Coptic Christians will celebrate Christmas on Monday, and many will do so outside their native Egypt. Since the revolution there, their future in the country has looked uncertain, and many are resettling in the United States.
Their population in the U.S. may have grown by nearly 30 percent, according to rough estimates. One church that has felt its membership swell with new arrivals from Egypt is in the Queens borough of New York. St. Mary and St. Antonios Coptic Orthodox Church boasts more than 1,000 families, says the Rev. Michael Sorial.
Originally published on Fri January 4, 2013 3:14 pm
It gets harder every year to identify as a horror movie fan and still hold your head up in polite company. A big part of the problem is the persistence of rabid slasher films like Texas Chainsaw 3D, opening today in theaters nationwide. Now, I haven't seen Texas Chainsaw 3D,and it would be a disservice, naturally, to pre-judge the film.
And yet somehow I feel totally comfortable concluding that it's terrible.
Update at 1:30 p.m. ET: The counting is done and as expected, President Obama and Vice President Biden collected all 332 Electoral College votes they earned on Election Day. Their Republican opponents, Mitt Romney and running mate Rep. Paul Ryan of Wisconsin, received 206 votes each.
Since it takes 270 Electoral College votes to be elected, the president and vice president have indeed been returned to office.
In 1991, photographer Alex Harris was nominated for a Pulitzer Prize in general nonfiction for his book River of Traps, written with William deBuys. It told the story, in words and pictures, of an old-time New Mexican villager. Harris didn't win.
Instead, the prize went to evolutionary biologist E.O. Wilson for The Ants.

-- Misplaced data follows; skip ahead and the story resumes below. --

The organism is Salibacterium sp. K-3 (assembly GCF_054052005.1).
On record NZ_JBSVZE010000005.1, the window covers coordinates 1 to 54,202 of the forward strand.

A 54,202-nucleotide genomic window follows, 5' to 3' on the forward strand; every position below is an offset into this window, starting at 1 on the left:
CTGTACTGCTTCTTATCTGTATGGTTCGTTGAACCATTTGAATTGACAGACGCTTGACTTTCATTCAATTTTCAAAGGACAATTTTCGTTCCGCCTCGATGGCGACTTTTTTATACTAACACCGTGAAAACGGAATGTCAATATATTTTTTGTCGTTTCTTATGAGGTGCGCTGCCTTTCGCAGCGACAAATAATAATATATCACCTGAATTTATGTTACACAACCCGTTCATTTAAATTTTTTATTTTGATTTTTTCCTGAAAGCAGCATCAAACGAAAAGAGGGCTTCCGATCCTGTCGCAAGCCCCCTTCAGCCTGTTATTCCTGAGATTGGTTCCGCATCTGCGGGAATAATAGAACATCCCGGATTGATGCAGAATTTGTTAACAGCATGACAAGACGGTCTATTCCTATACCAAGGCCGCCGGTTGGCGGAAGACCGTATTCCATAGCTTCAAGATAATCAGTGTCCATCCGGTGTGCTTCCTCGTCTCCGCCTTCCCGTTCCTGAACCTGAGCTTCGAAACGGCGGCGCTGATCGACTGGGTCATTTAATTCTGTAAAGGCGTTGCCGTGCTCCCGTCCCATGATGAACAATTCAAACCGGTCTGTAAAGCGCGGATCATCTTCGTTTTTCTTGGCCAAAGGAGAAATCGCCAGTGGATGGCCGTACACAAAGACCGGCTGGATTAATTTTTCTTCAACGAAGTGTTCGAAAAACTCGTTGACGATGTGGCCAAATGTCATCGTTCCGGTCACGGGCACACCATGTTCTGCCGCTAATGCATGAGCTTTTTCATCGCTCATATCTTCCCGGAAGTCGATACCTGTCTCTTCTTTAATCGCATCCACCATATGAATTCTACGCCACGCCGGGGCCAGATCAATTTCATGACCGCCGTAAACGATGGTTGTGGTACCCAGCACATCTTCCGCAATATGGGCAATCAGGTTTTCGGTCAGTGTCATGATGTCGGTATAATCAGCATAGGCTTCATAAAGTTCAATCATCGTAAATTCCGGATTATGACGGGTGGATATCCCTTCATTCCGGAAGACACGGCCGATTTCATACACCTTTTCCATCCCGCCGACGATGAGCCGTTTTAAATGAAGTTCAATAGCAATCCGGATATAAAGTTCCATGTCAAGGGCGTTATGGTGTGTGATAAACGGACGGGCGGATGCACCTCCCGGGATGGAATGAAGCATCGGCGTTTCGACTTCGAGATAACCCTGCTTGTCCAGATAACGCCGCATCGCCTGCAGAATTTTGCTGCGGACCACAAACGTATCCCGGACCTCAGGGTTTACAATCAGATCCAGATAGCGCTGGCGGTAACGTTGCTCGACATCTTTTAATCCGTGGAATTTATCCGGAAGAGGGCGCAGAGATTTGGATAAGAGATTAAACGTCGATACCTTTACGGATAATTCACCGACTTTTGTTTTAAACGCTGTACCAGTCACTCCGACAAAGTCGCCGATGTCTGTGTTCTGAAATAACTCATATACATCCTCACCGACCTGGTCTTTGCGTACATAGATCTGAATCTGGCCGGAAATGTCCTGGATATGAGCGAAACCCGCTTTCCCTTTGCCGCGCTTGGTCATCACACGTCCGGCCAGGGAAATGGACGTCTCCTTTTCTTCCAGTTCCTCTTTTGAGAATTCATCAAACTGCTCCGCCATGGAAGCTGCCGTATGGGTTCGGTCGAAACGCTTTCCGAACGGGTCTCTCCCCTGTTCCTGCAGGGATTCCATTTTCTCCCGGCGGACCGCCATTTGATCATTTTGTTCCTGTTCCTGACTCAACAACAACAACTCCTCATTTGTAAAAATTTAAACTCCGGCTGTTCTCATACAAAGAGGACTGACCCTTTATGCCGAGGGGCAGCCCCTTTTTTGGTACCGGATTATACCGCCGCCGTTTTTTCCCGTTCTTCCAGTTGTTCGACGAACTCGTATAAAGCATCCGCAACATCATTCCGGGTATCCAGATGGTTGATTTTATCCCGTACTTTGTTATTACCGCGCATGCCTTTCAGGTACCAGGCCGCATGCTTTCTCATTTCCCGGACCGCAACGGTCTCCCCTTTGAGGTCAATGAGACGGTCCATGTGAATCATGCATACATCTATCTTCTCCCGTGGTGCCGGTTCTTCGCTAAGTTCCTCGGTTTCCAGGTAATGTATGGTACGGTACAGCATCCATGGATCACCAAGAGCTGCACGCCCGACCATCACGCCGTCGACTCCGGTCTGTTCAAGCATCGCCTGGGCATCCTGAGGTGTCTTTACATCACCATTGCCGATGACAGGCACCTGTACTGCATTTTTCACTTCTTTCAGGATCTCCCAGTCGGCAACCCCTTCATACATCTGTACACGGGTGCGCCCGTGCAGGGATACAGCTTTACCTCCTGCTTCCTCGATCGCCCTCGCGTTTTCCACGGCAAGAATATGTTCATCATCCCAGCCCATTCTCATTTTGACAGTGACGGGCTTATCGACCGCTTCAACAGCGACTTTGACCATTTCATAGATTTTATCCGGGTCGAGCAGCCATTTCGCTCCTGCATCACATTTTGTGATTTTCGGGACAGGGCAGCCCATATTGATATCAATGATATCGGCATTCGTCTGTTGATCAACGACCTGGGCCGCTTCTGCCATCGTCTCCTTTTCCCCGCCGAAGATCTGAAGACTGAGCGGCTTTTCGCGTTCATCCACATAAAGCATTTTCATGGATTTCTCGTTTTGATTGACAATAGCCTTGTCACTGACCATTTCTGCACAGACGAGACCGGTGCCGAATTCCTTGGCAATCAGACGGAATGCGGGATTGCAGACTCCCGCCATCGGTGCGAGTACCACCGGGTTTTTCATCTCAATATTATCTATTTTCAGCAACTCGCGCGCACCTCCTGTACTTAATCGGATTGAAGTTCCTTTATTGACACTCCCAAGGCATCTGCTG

"It took me 20 years to get over that defeat," said Harris.
Following years of moving jobs overseas, some companies are deciding there are benefits to manufacturing products here at home. Guest host Celeste Headlee discusses the latest jobs numbers and the new trend called "insourcing." Headlee talks with Wall Street Journal reporter Sudeep Reddy and journalist Charles Fishman.
I'm Celeste Headlee, in for Michel Martin, and this is TELL ME MORE, from NPR News. Coming up: We asked you to tweet your ideas on how to bring peace into your life in 2013. We'll hear some of those responses in just a few minutes.
But, first, it's time for Faith Matters. That's the part of the program when we talk about issues of faith, religion and spirituality. Today, we want to talk about Christmas. That's right, Christmas.
UPDATED: 4:50 p.m. Looking for a little weekend reading? The Food and Drug Administration has just the thing. On Friday, the agency released two proposed rules designed to boost the safety of the nation's food supply, encompassing hundreds of pages.
In Full Planet, Empty Plates: The New Geopolitics of Food Scarcity, Lester Brown says the world's food supply is tightening, and the reasons are many. People in developing countries are eating more meat, a grain-intensive food; farmers are overpumping, causing water tables to fall; and crop yields have plateaued, despite technological advances.
In 2012 the Higgs boson was spotted at CERN, private company SpaceX began supply flights to the International Space Station, and the world bade farewell to the Galapagos tortoise Lonesome George. A panel of journalists discusses the year's top stories in science.
First, people wore suits and ties, dresses or skirts to work. Then came casual Fridays. Then the tech industry destroyed dress codes. Congress is one of the last places people dress up, and we know how that's turned out.
If you're driving, please take a moment to be sure you're awake. A survey finds one of every 24 adults admits to falling asleep at the wheel. Health officials say they suspect the true number is higher. Some people don't realize when they drop off for a second or...
DAVID GREENE, HOST:
Steve. Hey, hey, hey, Steve.
INSKEEP: Anyway, drivers most likely to nod off are men, according to this survey, or people between 25 and 34.
NPR's business news starts with a roundup of auto sales.
(SOUNDBITE OF MUSIC)
INSKEEP: We mentioned the other day that auto sales numbers for 2012 were looking like they were going to be very good. Now we have the numbers. For the auto industry, sales increased by 13 percent in 2012 and the major carmakers were profitable.
NPR's Sonari Glinton tells us why.
SONARI GLINTON, BYLINE: 2012 brought with it the third straight year of double digit growth for the auto industry.